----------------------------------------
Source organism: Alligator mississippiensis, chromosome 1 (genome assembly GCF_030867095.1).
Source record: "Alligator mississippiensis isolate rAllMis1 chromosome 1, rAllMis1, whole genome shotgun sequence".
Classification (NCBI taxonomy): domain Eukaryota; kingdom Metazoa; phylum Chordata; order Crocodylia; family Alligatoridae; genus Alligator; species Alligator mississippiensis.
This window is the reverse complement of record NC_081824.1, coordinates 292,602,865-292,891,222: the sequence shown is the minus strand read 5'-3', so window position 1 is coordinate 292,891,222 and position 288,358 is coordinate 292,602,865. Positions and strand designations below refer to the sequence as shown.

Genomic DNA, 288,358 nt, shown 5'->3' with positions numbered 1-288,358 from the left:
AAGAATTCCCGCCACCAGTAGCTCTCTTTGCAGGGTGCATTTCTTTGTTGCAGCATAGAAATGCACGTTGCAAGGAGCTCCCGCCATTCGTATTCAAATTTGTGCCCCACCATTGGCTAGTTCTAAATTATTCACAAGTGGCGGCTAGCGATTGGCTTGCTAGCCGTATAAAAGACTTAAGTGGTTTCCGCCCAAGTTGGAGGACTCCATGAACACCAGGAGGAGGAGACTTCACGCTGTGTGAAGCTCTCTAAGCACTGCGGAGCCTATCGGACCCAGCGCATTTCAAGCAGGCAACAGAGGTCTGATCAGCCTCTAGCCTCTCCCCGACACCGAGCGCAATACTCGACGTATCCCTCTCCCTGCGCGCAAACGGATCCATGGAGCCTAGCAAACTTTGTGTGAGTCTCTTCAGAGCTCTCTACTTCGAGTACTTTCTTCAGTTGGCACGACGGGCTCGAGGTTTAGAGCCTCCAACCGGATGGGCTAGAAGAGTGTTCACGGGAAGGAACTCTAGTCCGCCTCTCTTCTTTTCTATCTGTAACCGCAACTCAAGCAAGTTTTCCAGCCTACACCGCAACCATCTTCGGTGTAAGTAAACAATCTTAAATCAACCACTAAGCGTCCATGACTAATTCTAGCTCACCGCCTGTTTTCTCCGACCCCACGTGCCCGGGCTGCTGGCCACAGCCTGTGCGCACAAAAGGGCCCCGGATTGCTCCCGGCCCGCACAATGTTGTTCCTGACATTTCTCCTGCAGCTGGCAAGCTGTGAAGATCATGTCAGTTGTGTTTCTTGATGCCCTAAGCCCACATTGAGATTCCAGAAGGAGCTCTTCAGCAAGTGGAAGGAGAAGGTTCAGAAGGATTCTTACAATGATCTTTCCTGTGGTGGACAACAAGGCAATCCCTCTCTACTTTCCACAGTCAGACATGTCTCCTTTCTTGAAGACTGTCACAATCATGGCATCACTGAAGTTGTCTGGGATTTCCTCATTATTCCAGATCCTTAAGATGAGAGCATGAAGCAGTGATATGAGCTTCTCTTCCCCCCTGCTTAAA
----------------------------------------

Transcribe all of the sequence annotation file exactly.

Source organism: Alligator mississippiensis, chromosome 1 (genome assembly GCF_030867095.1).
Source record: "Alligator mississippiensis isolate rAllMis1 chromosome 1, rAllMis1, whole genome shotgun sequence".
Classification (NCBI taxonomy): domain Eukaryota; kingdom Metazoa; phylum Chordata; order Crocodylia; family Alligatoridae; genus Alligator; species Alligator mississippiensis.
This window is the reverse complement of record NC_081824.1, coordinates 292,602,865-292,891,222: the sequence shown is the minus strand read 5'-3', so window position 1 is coordinate 292,891,222 and position 288,358 is coordinate 292,602,865. Positions and strand designations below refer to the sequence as shown.

Genomic DNA, 288,358 nt, shown 5'->3' with positions numbered 1-288,358 from the left:
AAGAATTCCCGCCACCAGTAGCTCTCTTTGCAGGGTGCATTTCTTTGTTGCAGCATAGAAATGCACGTTGCAAGGAGCTCCCGCCATTCGTATTCAAATTTGTGCCCCACCATTGGCTAGTTCTAAATTATTCACAAGTGGCGGCTAGCGATTGGCTTGCTAGCCGTATAAAAGACTTAAGTGGTTTCCGCCCAAGTTGGAGGACTCCATGAACACCAGGAGGAGGAGACTTCACGCTGTGTGAAGCTCTCTAAGCACTGCGGAGCCTATCGGACCCAGCGCATTTCAAGCAGGCAACAGAGGTCTGATCAGCCTCTAGCCTCTCCCCGACACCGAGCGCAATACTCGACGTATCCCTCTCCCTGCGCGCAAACGGATCCATGGAGCCTAGCAAACTTTGTGTGAGTCTCTTCAGAGCTCTCTACTTCGAGTACTTTCTTCAGTTGGCACGACGGGCTCGAGGTTTAGAGCCTCCAACCGGATGGGCTAGAAGAGTGTTCACGGGAAGGAACTCTAGTCCGCCTCTCTTCTTTTCTATCTGTAACCGCAACTCAAGCAAGTTTTCCAGCCTACACCGCAACCATCTTCGGTGTAAGTAAACAATCTTAAATCAACCACTAAGCGTCCATGACTAATTCTAGCTCACCGCCTGTTTTCTCCGACCCCACGTGCCCGGGCTGCTGGCCACAGCCTGTGCGCACAAAAGGGCCCCGGATTGCTCCCGGCCCGCACAATGTTGTTCCTGACATTTCTCCTGCAGCTGGCAAGCTGTGAAGATCATGTCAGTTGTGTTTCTTGATGCCCTAAGCCCACATTGAGATTCCAGAAGGAGCTCTTCAGCAAGTGGAAGGAGAAGGTTCAGAAGGATTCTTACAATGATCTTTCCTGTGGTGGACAACAAGGCAATCCCTCTCTACTTTCCACAGTCAGACATGTCTCCTTTCTTGAAGACTGTCACAATCATGGCATCACTGAAGTTGTCTGGGATTTCCTCATTATTCCAGATCCTTAAGATGAGAGCATGAAGCAGTGATATGAGCTTCTCTTCCCCCCTGCTTAAA